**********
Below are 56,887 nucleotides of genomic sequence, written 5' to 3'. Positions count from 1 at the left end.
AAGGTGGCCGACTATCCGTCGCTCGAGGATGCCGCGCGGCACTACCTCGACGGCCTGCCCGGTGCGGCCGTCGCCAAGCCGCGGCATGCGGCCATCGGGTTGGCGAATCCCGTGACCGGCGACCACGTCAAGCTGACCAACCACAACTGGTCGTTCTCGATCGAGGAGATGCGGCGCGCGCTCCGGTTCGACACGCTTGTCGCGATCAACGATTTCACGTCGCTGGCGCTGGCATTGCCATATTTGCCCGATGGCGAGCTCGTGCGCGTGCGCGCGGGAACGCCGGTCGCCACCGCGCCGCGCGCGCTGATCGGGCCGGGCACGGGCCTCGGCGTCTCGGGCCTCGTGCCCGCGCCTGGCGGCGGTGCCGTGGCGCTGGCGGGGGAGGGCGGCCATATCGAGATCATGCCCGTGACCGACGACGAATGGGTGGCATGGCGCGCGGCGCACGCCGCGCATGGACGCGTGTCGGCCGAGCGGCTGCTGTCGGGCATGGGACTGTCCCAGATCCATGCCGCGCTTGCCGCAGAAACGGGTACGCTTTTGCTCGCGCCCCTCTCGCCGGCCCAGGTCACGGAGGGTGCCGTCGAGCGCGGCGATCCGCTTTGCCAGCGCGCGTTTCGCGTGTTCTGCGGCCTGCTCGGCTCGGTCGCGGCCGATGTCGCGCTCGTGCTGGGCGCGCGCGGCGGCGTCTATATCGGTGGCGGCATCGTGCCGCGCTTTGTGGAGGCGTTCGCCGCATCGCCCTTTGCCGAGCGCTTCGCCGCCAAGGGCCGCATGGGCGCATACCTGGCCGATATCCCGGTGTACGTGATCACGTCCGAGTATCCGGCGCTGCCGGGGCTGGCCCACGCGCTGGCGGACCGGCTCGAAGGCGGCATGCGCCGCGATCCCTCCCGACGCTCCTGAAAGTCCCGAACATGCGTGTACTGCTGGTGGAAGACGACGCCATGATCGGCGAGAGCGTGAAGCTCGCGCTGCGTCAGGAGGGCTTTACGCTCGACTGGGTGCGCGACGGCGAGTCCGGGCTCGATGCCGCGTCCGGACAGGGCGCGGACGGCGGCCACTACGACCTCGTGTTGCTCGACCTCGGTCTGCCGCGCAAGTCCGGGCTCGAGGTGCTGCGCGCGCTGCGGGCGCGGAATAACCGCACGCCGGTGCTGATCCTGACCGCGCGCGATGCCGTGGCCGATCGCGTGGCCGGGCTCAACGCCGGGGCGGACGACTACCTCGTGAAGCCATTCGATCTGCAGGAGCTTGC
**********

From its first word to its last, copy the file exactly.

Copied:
Below are 56,887 nucleotides of genomic sequence, written 5' to 3'. Positions count from 1 at the left end.
AAGGTGGCCGACTATCCGTCGCTCGAGGATGCCGCGCGGCACTACCTCGACGGCCTGCCCGGTGCGGCCGTCGCCAAGCCGCGGCATGCGGCCATCGGGTTGGCGAATCCCGTGACCGGCGACCACGTCAAGCTGACCAACCACAACTGGTCGTTCTCGATCGAGGAGATGCGGCGCGCGCTCCGGTTCGACACGCTTGTCGCGATCAACGATTTCACGTCGCTGGCGCTGGCATTGCCATATTTGCCCGATGGCGAGCTCGTGCGCGTGCGCGCGGGAACGCCGGTCGCCACCGCGCCGCGCGCGCTGATCGGGCCGGGCACGGGCCTCGGCGTCTCGGGCCTCGTGCCCGCGCCTGGCGGCGGTGCCGTGGCGCTGGCGGGGGAGGGCGGCCATATCGAGATCATGCCCGTGACCGACGACGAATGGGTGGCATGGCGCGCGGCGCACGCCGCGCATGGACGCGTGTCGGCCGAGCGGCTGCTGTCGGGCATGGGACTGTCCCAGATCCATGCCGCGCTTGCCGCAGAAACGGGTACGCTTTTGCTCGCGCCCCTCTCGCCGGCCCAGGTCACGGAGGGTGCCGTCGAGCGCGGCGATCCGCTTTGCCAGCGCGCGTTTCGCGTGTTCTGCGGCCTGCTCGGCTCGGTCGCGGCCGATGTCGCGCTCGTGCTGGGCGCGCGCGGCGGCGTCTATATCGGTGGCGGCATCGTGCCGCGCTTTGTGGAGGCGTTCGCCGCATCGCCCTTTGCCGAGCGCTTCGCCGCCAAGGGCCGCATGGGCGCATACCTGGCCGATATCCCGGTGTACGTGATCACGTCCGAGTATCCGGCGCTGCCGGGGCTGGCCCACGCGCTGGCGGACCGGCTCGAAGGCGGCATGCGCCGCGATCCCTCCCGACGCTCCTGAAAGTCCCGAACATGCGTGTACTGCTGGTGGAAGACGACGCCATGATCGGCGAGAGCGTGAAGCTCGCGCTGCGTCAGGAGGGCTTTACGCTCGACTGGGTGCGCGACGGCGAGTCCGGGCTCGATGCCGCGTCCGGACAGGGCGCGGACGGCGGCCACTACGACCTCGTGTTGCTCGACCTCGGTCTGCCGCGCAAGTCCGGGCTCGAGGTGCTGCGCGCGCTGCGGGCGCGGAATAACCGCACGCCGGTGCTGATCCTGACCGCGCGCGATGCCGTGGCCGATCGCGTGGCCGGGCTCAACGCCGGGGCGGACGACTACCTCGTGAAGCCATTCGATCTGCAGGAGCTTGC